Bringing out the best in you and your dog requires a holistic approach. RCT provides tools and information for both handler and dog – body, mind & soul.
Books & DVDs
What constitutes a full life for a dog? To define what we consider "enough” we have to ask the dog himself if his life is working for him. And really listen to his answer.
Many handlers & breeders of "working" lines are big on having "drive". Unfortunately, some miss the important part about brakes and steering.
Real life rewards are wonderful. Particularly for this reason: the dog himself tells you what's valuable to him. What could be better than the dog making a list with you of all the things he thinks are really worth having?
It is possible to have a relationship based on mutual respect, free from anything that remotely resembles sensory deprivation, and still have a dog who will work his heart out for you and even more importantly, with you.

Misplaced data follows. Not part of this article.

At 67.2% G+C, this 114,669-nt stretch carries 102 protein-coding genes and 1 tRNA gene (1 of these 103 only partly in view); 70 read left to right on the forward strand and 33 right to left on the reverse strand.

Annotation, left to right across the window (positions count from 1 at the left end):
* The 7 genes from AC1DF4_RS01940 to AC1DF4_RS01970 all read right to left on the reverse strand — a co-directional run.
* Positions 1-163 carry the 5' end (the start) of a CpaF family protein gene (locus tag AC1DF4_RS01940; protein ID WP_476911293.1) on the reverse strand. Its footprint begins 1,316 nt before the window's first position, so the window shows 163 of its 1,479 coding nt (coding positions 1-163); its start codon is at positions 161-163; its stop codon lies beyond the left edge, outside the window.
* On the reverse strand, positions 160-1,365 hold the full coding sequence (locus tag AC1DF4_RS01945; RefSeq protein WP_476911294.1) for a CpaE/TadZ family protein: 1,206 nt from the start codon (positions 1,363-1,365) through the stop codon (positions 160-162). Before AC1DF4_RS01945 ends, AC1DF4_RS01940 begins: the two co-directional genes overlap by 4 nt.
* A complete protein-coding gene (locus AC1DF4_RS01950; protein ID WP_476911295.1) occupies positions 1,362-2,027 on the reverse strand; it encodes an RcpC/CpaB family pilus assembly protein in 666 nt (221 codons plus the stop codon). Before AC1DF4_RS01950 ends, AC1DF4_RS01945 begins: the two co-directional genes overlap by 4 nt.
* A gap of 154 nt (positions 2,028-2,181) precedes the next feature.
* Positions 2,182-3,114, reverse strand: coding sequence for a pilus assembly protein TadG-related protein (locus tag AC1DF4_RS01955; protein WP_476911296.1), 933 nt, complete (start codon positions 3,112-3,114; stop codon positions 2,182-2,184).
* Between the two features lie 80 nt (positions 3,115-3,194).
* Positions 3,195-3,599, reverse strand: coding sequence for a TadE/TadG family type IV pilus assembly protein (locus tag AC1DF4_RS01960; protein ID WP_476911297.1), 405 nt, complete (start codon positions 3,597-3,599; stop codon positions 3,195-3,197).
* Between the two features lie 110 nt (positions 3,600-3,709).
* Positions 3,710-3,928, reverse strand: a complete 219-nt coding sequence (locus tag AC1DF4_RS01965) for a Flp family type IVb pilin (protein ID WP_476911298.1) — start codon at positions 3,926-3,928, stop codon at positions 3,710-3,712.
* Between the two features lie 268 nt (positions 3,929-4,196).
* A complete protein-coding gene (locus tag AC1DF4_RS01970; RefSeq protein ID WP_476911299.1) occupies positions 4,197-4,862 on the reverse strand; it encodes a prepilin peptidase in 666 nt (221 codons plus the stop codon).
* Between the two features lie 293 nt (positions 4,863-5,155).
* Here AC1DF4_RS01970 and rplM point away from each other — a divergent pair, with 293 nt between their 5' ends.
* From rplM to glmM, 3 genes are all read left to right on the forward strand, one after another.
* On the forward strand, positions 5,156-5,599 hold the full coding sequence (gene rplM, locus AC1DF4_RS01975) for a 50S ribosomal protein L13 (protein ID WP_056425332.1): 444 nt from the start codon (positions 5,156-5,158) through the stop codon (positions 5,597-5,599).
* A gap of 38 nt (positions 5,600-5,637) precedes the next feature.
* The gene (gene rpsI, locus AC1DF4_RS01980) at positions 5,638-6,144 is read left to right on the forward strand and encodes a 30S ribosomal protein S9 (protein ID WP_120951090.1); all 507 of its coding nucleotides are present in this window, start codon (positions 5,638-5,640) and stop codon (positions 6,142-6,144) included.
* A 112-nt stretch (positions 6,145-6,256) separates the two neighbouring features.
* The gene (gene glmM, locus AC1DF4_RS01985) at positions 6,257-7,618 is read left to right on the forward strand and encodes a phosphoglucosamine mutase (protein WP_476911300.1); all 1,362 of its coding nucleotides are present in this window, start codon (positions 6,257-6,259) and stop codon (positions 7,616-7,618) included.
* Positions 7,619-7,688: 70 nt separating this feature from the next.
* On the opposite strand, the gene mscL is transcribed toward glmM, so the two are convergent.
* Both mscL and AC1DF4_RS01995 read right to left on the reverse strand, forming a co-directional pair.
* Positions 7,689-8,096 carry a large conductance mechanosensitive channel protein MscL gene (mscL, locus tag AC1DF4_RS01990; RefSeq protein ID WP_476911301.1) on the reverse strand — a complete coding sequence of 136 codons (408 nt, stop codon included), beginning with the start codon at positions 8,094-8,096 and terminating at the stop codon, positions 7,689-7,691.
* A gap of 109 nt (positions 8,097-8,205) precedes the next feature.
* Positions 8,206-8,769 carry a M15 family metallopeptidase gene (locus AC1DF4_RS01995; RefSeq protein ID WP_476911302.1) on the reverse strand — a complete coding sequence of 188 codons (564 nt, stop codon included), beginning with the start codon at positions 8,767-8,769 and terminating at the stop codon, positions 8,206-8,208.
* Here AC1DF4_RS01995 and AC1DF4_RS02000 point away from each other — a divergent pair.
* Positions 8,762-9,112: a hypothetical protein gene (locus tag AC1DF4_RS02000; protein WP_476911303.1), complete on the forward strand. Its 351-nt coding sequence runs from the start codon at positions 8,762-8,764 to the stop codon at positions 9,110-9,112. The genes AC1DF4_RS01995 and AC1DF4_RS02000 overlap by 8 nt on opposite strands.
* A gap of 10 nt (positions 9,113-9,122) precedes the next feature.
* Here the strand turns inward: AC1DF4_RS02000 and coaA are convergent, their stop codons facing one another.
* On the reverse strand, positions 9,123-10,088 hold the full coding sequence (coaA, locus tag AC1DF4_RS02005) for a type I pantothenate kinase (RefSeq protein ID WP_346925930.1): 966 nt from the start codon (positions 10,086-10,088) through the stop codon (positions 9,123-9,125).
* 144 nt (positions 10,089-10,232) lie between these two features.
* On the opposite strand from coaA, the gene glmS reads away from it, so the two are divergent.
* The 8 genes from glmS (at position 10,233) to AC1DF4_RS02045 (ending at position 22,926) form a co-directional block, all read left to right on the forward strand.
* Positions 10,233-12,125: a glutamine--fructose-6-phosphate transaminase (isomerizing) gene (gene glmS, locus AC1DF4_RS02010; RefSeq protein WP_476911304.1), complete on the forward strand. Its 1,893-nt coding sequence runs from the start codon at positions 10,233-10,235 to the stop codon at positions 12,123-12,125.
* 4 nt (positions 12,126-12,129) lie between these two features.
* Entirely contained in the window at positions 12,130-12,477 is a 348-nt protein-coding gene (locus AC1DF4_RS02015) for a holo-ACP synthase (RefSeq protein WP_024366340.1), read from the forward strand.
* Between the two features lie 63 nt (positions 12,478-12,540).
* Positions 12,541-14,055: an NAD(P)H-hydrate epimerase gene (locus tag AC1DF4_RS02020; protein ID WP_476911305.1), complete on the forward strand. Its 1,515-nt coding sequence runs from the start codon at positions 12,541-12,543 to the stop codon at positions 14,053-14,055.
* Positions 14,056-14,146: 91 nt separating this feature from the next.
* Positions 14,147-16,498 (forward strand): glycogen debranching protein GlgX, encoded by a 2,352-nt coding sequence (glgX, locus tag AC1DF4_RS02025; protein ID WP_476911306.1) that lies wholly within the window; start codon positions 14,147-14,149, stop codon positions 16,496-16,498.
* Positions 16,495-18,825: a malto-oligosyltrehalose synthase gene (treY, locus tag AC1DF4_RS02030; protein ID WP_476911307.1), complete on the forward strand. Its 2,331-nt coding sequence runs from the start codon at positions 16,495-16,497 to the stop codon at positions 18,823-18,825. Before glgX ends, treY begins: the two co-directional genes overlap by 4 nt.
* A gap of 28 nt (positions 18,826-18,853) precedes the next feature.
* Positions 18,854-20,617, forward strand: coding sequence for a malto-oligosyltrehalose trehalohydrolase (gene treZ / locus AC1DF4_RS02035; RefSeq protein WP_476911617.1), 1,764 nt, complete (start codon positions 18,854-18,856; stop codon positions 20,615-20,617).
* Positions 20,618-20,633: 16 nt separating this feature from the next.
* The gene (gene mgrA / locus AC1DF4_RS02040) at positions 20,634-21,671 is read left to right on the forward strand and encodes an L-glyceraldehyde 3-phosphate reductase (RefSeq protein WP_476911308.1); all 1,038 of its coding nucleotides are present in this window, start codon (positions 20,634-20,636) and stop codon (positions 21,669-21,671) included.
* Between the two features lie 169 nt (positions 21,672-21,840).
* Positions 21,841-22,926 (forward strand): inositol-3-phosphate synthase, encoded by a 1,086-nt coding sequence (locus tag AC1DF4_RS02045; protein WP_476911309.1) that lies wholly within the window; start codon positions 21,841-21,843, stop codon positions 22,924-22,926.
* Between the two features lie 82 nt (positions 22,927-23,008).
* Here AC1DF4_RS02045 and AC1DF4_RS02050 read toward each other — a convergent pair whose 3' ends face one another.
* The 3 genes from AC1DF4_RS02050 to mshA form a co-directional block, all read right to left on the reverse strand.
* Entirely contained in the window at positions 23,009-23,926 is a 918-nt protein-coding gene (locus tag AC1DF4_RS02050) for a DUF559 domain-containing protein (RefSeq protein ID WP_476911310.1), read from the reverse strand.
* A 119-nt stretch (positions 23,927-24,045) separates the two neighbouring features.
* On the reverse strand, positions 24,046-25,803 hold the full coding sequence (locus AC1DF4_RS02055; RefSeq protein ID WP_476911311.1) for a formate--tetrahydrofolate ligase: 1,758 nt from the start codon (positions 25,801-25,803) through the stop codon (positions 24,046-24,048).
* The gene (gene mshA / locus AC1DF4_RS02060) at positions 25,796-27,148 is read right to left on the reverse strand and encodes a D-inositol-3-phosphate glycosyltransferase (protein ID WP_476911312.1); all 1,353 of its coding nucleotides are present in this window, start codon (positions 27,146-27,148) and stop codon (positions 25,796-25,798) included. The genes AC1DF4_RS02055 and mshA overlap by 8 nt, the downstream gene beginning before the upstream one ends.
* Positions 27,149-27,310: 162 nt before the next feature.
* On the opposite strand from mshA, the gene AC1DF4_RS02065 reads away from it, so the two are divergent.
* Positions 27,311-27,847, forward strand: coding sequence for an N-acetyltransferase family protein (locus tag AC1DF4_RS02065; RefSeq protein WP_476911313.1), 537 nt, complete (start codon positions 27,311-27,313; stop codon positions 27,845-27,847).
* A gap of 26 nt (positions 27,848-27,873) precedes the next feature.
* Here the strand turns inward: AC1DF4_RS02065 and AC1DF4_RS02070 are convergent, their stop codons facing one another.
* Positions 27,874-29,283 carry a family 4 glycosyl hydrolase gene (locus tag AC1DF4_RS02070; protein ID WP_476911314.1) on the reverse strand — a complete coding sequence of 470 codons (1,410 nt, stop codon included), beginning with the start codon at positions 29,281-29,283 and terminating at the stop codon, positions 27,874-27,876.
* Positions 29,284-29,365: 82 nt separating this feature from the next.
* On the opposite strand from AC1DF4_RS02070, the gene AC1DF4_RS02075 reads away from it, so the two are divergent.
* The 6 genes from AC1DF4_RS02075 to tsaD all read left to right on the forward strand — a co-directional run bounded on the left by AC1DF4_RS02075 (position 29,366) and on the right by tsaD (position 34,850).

Jumping conditions are the classic Goldilocks situation: like Baby Bear’s chair, porridge and bed, things need to be just right. Unfortunately for our dogs, the conditions are often anything but just right.
When we talk about what a dog "knows," what we usually mean is what the dog understands about a specific skill in a specific context. Good training helps the dog learns that "jump" means the same thing under many conditions and despite distractions.
Jumping problems are common, but rarely viewed as the dog's way of saying, I'm doing the best I can. Whatever your approach to teaching a dog in an attempt to fix a problem, the truth may be the dog physically can't do the job.
Of all the skills we ask our dogs to perform at our request, jumping is one of the most misunderstood, least thoroughly trained, and most common source of performance problems in agility and obedience. This is the first of a series of articles that examine various aspects of training a dog to jump.